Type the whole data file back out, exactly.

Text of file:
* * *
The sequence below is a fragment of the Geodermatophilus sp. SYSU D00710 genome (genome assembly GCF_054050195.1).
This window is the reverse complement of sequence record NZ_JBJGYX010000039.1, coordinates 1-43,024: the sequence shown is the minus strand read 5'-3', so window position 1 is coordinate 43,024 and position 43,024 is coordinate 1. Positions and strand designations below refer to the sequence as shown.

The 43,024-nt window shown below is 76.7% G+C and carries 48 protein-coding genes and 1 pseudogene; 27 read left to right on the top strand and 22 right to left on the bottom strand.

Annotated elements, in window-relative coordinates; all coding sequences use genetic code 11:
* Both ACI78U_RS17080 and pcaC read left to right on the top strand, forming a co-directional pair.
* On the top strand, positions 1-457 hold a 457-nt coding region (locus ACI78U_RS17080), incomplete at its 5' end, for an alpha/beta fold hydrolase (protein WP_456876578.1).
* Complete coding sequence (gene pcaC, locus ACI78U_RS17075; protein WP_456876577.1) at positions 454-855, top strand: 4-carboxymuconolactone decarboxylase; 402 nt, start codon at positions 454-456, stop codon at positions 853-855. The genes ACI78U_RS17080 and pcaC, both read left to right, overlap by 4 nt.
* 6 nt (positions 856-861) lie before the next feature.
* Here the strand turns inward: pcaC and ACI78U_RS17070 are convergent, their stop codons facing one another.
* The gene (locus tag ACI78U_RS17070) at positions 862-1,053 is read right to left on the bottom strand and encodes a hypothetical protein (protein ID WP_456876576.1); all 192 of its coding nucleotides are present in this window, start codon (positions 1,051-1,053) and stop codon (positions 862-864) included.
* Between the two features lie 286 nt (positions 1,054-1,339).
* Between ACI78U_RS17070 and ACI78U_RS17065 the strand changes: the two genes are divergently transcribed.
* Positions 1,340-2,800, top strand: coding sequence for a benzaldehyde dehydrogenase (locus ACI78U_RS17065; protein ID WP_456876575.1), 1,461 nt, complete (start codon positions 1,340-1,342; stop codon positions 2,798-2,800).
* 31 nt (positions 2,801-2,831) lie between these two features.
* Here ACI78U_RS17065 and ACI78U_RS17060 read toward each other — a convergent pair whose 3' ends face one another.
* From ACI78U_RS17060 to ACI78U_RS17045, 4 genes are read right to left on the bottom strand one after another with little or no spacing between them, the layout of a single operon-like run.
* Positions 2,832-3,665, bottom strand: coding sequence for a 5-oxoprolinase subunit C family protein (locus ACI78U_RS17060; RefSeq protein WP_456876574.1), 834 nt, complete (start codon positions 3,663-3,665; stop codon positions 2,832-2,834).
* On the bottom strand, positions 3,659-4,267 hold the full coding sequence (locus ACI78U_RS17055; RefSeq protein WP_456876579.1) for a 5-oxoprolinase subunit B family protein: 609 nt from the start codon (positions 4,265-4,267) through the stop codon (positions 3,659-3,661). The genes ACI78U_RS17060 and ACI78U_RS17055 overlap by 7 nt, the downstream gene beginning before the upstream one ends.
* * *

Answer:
The sequence below is a fragment of the Geodermatophilus sp. SYSU D00710 genome (genome assembly GCF_054050195.1).
This window is the reverse complement of sequence record NZ_JBJGYX010000039.1, coordinates 1-43,024: the sequence shown is the minus strand read 5'-3', so window position 1 is coordinate 43,024 and position 43,024 is coordinate 1. Positions and strand designations below refer to the sequence as shown.

The 43,024-nt window shown below is 76.7% G+C and carries 48 protein-coding genes and 1 pseudogene; 27 read left to right on the top strand and 22 right to left on the bottom strand.

Annotated elements, in window-relative coordinates; all coding sequences use genetic code 11:
* Both ACI78U_RS17080 and pcaC read left to right on the top strand, forming a co-directional pair.
* On the top strand, positions 1-457 hold a 457-nt coding region (locus ACI78U_RS17080), incomplete at its 5' end, for an alpha/beta fold hydrolase (protein WP_456876578.1).
* Complete coding sequence (gene pcaC, locus ACI78U_RS17075; protein WP_456876577.1) at positions 454-855, top strand: 4-carboxymuconolactone decarboxylase; 402 nt, start codon at positions 454-456, stop codon at positions 853-855. The genes ACI78U_RS17080 and pcaC, both read left to right, overlap by 4 nt.
* 6 nt (positions 856-861) lie before the next feature.
* Here the strand turns inward: pcaC and ACI78U_RS17070 are convergent, their stop codons facing one another.
* The gene (locus tag ACI78U_RS17070) at positions 862-1,053 is read right to left on the bottom strand and encodes a hypothetical protein (protein ID WP_456876576.1); all 192 of its coding nucleotides are present in this window, start codon (positions 1,051-1,053) and stop codon (positions 862-864) included.
* Between the two features lie 286 nt (positions 1,054-1,339).
* Between ACI78U_RS17070 and ACI78U_RS17065 the strand changes: the two genes are divergently transcribed.
* Positions 1,340-2,800, top strand: coding sequence for a benzaldehyde dehydrogenase (locus ACI78U_RS17065; protein ID WP_456876575.1), 1,461 nt, complete (start codon positions 1,340-1,342; stop codon positions 2,798-2,800).
* 31 nt (positions 2,801-2,831) lie between these two features.
* Here ACI78U_RS17065 and ACI78U_RS17060 read toward each other — a convergent pair whose 3' ends face one another.
* From ACI78U_RS17060 to ACI78U_RS17045, 4 genes are read right to left on the bottom strand one after another with little or no spacing between them, the layout of a single operon-like run.
* Positions 2,832-3,665, bottom strand: coding sequence for a 5-oxoprolinase subunit C family protein (locus ACI78U_RS17060; RefSeq protein WP_456876574.1), 834 nt, complete (start codon positions 3,663-3,665; stop codon positions 2,832-2,834).
* On the bottom strand, positions 3,659-4,267 hold the full coding sequence (locus ACI78U_RS17055; RefSeq protein WP_456876579.1) for a 5-oxoprolinase subunit B family protein: 609 nt from the start codon (positions 4,265-4,267) through the stop codon (positions 3,659-3,661). The genes ACI78U_RS17060 and ACI78U_RS17055 overlap by 7 nt, the downstream gene beginning before the upstream one ends.